They’re doing construction in my apartment building right now. I live on the first floor and can hear the distinct sound of jackhammering on concrete coming from the basement below. There’s also the sound of a generator and a far higher-pitched drilling noise. It’s all happening with the perfect combination of frequency and randomness completely designed to drive this work-from-homer completely nuts.
Honestly, I’m generally not a headphones-at-home guy, unless it’s a meeting or a podcast. But being under house arrest with heavy machinery is really wearing on me, and providing an unexpectedly ideal scenario for trying out Sennheiser’s latest fully wireless earbuds.
The landscape has changed considerably since the audio company announced the original Momentum True Wireless models in summer of 2018. Honestly, the speed with which the category has taken off in recent years seems pretty remarkable, both in terms of quality and user adoption.
One key thing that hasn’t changed with the arrival of the True Wireless 2 is Sennheiser’s pricing. For many or most, the earbuds are still prohibitively expensive at $300 a pair (compared to the $230 Sony 1000XM3 or the $240 AirPods Pro). For the majority of folks, the pricing is already going to be a deal breaker. It’s a shame, honestly, because there’s a lot to like.
The presentation is great. I mean, look at that fabric-covered case. It’s certainly on the bulky side, compared to a number of cases, but it’s quite handsome. The earbuds themselves are nothing to sneeze at. They’re also surprisingly comfortable. They don’t have added support like the Powerbeats Pro, but unlike the Sony models, they’re not heavy enough to cause ear strain. As for how they stay in place while exercising — I’m going to have to get back to you on that.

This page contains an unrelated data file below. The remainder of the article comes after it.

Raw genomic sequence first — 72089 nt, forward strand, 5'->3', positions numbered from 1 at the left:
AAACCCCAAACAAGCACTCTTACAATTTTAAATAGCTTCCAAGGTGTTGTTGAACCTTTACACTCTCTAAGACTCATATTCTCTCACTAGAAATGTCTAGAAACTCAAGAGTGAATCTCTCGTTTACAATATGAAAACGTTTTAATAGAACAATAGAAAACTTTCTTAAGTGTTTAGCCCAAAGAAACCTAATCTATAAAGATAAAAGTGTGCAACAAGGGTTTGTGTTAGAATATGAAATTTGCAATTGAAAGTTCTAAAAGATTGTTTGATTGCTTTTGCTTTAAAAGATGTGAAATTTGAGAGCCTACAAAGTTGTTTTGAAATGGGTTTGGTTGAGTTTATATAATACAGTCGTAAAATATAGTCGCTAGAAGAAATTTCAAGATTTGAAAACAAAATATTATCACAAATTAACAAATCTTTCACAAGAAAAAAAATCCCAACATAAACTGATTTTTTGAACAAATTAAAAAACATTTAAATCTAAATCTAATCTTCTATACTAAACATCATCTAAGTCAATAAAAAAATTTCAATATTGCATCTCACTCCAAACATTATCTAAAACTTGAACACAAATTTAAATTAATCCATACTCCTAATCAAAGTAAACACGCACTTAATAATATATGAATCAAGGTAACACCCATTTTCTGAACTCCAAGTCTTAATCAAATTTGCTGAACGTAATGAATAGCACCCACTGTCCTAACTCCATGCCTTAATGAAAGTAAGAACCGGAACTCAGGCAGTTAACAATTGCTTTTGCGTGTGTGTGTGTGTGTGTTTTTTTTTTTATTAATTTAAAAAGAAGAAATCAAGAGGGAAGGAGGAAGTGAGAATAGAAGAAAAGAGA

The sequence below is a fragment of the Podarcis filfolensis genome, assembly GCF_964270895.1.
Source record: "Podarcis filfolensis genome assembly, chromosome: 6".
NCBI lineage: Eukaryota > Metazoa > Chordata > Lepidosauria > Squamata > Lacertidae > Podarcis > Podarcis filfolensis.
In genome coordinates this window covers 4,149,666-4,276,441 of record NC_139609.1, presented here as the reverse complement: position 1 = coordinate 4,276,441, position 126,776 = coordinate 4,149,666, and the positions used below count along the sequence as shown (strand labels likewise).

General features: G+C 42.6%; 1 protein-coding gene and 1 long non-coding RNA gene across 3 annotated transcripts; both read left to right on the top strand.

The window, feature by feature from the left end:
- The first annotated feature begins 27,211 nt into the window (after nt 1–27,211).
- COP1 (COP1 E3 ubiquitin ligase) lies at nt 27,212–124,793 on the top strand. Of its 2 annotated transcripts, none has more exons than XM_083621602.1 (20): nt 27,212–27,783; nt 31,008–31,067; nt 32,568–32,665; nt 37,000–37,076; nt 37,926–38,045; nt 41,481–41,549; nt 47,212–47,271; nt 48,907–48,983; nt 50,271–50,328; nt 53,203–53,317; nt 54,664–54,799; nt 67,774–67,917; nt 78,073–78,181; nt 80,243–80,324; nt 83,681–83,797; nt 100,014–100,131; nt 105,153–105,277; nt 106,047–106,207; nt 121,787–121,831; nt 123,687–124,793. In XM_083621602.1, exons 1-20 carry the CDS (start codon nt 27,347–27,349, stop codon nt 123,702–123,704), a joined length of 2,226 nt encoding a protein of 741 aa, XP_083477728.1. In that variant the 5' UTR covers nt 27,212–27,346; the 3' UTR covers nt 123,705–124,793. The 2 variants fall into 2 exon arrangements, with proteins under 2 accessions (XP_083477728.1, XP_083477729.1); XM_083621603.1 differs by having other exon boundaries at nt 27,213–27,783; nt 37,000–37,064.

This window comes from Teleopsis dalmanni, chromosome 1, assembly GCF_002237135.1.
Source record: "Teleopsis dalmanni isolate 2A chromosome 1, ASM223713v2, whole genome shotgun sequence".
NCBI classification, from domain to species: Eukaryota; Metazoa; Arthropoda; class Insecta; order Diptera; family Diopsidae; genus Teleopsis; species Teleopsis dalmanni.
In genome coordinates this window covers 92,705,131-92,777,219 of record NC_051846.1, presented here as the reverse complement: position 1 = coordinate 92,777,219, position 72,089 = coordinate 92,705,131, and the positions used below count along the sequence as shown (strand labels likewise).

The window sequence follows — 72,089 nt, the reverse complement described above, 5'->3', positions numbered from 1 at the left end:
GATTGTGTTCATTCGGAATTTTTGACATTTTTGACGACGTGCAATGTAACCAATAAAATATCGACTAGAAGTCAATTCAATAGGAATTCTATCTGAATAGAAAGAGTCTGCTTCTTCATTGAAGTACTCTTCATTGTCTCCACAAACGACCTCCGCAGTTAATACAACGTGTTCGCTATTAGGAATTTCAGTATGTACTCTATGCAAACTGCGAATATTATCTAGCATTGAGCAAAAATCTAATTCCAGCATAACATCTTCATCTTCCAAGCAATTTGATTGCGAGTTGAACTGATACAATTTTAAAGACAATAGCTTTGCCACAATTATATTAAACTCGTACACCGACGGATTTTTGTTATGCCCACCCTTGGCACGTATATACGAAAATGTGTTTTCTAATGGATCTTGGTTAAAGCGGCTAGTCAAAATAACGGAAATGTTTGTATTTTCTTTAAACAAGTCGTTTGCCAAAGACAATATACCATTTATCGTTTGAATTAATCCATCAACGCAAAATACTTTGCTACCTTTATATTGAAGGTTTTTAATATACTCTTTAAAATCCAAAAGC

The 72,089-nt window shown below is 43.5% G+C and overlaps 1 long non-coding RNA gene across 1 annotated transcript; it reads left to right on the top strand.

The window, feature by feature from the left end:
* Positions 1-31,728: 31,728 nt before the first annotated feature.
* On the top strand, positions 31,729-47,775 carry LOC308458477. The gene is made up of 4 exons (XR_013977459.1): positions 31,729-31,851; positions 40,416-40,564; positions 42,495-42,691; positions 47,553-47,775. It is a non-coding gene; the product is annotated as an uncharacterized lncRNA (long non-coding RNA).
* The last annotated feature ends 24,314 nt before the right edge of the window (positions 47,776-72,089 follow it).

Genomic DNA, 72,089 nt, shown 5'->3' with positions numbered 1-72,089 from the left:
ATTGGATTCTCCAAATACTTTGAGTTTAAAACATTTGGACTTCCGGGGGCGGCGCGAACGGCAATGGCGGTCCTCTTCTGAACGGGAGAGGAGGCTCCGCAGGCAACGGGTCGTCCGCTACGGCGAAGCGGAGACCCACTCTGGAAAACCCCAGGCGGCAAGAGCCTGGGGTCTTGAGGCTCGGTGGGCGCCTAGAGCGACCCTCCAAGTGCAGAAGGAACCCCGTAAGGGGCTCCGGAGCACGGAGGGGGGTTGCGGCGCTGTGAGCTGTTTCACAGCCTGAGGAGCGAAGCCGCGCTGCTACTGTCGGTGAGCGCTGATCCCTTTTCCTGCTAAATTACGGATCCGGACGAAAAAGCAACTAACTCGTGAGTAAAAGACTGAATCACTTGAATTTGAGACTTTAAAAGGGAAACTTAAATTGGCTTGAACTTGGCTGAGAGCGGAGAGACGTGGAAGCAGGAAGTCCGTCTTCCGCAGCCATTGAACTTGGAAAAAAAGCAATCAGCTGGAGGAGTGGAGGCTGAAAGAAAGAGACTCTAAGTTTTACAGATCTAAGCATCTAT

Like the Sony headphones, the sound is really excellent on the True Wireless 2. In fact, it’s among the best and most balanced audio I’ve experienced on a pair of fully wireless earbuds — as one would expect from Sennheiser. Thankfully, the active noise canceling is also quite excellent, accessible with a triple tap on the right ear bud, while a double will toggle Transparent mode, for added ambient sound.
The tapping controls feel a bit convoluted on first use, but you’ll get the hang of it fairly quickly. The biggest complaint I have thus far (beyond pricing) is the spottiness of the wireless connectivity. The Momentums start to lose signal when I walk from my living room to my kitchen. That’s about 30 feet — a distance a majority of other headphones I’ve tried out have had little to no issue with. Not the end of the world for most users, but I’d hope for a more consistent experience at that lofty price point.